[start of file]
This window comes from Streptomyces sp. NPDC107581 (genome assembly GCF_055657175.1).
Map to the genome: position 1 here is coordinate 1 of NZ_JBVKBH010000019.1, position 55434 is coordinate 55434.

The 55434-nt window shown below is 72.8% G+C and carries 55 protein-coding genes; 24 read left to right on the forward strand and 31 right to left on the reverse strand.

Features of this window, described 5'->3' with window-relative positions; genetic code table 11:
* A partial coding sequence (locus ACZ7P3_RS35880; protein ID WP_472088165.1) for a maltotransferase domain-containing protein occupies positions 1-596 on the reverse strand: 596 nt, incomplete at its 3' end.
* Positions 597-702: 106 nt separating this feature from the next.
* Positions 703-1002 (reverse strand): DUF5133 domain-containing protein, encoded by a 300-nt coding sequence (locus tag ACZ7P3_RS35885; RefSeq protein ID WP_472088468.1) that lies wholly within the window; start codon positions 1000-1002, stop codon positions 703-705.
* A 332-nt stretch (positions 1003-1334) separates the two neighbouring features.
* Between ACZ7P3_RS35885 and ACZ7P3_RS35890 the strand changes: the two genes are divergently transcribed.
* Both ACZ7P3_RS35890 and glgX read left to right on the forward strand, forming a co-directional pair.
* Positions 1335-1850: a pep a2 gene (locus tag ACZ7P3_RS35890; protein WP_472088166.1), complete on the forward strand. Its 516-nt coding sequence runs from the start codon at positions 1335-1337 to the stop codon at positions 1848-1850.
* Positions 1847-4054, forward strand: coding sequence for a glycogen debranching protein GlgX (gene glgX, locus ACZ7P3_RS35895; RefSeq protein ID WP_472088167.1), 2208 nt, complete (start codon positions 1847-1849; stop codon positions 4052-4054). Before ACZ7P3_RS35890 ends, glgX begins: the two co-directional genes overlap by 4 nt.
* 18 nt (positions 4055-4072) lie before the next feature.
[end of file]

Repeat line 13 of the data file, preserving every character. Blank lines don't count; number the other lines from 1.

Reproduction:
* 18 nt (positions 4055-4072) lie before the next feature.